Limited Liability Companies

If you own real estate, it is in your best interest to hold those properties in a limited liability company. An LLC is a business entity that exists separately from its members, protecting them from personal liability.

An LLC is a valuable, effective way to protect your assets and plan your estate. With both a revocable trust and an LLC in place, you can rest easy knowing your assets and investments will remain in good hands.

Choosing a Qualified Estate Planning Attorney

Once you’ve decided on estate planning, it is important not to rush into selecting an attorney to hire. Not all attorneys are equally equipped to properly manage an estate.

Here are some relevant aspects you should take into consideration.


A qualified estate planning attorney should have years, if not decades, of experience. When you are researching lawyers, find out how long they have been practicing in the areas of probate, trusts, and estate planning law.

However, simply having experience with estate planning law is not enough. You would do well to find out what percentage of the attorney’s practice is devoted to probate, trusts, and estate planning.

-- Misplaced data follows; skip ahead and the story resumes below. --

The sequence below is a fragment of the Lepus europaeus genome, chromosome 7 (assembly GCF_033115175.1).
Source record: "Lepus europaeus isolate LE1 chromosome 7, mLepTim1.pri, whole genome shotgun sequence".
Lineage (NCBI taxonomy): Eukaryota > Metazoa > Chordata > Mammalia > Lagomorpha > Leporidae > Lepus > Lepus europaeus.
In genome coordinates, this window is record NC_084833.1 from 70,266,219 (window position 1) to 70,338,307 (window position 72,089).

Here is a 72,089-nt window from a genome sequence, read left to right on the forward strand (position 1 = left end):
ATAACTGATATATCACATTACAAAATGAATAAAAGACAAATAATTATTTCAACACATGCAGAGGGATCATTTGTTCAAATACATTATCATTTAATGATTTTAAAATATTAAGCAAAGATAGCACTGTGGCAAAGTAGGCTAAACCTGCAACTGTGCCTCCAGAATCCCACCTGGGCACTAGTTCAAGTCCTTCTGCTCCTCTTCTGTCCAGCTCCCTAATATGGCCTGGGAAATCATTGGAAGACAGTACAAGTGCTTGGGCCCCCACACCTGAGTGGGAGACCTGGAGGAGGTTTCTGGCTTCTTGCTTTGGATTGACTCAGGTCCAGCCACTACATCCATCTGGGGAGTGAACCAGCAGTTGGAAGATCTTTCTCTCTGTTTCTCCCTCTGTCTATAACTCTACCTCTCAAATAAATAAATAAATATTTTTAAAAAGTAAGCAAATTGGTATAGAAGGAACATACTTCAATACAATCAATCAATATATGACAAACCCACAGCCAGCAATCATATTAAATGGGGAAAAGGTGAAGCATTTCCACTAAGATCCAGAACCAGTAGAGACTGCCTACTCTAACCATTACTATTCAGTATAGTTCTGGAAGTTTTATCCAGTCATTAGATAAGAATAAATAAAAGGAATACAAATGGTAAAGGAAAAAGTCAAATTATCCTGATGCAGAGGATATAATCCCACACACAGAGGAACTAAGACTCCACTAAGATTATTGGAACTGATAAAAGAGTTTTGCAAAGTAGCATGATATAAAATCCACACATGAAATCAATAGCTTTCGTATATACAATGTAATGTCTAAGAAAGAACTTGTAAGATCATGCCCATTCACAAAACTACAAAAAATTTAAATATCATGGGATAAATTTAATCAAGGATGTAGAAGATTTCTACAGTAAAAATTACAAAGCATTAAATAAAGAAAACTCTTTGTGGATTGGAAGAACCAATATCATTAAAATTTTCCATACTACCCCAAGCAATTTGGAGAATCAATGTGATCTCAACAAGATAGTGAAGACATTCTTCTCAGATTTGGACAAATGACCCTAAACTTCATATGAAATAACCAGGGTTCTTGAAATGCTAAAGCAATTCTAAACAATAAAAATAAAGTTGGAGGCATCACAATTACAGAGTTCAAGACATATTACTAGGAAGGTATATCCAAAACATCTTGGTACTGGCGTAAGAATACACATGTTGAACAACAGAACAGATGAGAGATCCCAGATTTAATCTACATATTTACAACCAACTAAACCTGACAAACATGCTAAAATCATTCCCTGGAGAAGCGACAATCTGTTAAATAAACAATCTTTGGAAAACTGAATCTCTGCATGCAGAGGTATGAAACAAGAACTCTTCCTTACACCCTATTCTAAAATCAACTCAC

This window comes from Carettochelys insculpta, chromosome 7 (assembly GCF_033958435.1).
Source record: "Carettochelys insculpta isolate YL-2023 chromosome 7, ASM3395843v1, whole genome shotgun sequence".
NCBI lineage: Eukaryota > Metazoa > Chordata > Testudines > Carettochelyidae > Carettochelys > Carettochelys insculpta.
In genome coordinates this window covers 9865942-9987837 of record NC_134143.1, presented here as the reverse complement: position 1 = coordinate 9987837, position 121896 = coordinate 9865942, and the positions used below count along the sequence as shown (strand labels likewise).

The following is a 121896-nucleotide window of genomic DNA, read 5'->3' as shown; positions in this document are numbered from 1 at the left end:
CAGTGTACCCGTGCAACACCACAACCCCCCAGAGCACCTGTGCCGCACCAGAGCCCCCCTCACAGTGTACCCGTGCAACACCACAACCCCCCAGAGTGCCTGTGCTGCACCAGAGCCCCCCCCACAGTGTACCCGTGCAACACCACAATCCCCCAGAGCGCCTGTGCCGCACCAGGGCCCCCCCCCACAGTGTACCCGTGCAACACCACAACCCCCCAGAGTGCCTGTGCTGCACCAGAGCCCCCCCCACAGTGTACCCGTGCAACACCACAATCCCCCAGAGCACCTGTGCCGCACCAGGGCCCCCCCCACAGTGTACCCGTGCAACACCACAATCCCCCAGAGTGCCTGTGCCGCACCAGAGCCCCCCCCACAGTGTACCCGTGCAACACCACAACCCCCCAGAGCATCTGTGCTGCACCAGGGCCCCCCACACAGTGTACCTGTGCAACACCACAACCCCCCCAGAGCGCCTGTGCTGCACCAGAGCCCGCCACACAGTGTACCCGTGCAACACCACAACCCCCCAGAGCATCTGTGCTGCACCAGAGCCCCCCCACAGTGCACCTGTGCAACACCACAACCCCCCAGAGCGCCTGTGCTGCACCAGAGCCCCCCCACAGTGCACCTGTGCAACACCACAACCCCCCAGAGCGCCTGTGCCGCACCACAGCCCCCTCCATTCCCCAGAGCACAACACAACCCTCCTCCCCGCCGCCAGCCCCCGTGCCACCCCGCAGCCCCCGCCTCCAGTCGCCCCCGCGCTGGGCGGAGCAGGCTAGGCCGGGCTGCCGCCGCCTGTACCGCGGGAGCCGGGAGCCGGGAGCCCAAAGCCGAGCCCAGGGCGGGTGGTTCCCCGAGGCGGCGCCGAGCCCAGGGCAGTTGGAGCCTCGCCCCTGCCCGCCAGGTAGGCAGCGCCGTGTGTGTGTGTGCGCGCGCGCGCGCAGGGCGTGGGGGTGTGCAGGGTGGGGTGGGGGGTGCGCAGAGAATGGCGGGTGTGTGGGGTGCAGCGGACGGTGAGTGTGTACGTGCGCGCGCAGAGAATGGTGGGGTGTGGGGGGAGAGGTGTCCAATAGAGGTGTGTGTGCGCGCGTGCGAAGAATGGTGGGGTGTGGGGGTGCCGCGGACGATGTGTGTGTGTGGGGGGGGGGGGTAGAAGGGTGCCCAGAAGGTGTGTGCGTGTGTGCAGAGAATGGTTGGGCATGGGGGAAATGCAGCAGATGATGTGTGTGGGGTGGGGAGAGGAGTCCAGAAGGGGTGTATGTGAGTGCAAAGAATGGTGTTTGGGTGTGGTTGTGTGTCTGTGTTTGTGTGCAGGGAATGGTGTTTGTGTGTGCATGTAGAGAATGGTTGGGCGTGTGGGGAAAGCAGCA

In addition to experience, it is important to hire an attorney with whom you can work well. Aim to hire an attorney who is easy to talk to, who makes you feel comfortable, and who puts you at ease.

It’s a red flag if an attorney doesn’t appear knowledgeable about or interested in your specific situation. It’s also a bad sign if the attorney makes you feel confused and fails to articulate the law in a way you understand.

Estate Planning Costs

The cost of planning an estate can range from a couple of hundred dollars for a basic plan to thousands of dollars for a comprehensive plan. The cost of planning your estate will depend on your needs and your lawyer’s fees.

Find out upfront whether your estate planning attorney charges an hourly rate or a flat fee, and whether they require a retainer. It’s also important to have your attorney provide a written fee agreement.

Learn More About Estate Planning

Estate planning is an essential step in preparing for and protecting your assets and loved ones in the event of your death. You’ve spent your life working for and acquiring these assets – why leave their fate up to chance?

To learn more about the process of estate planning, consult a qualified estate planning attorney.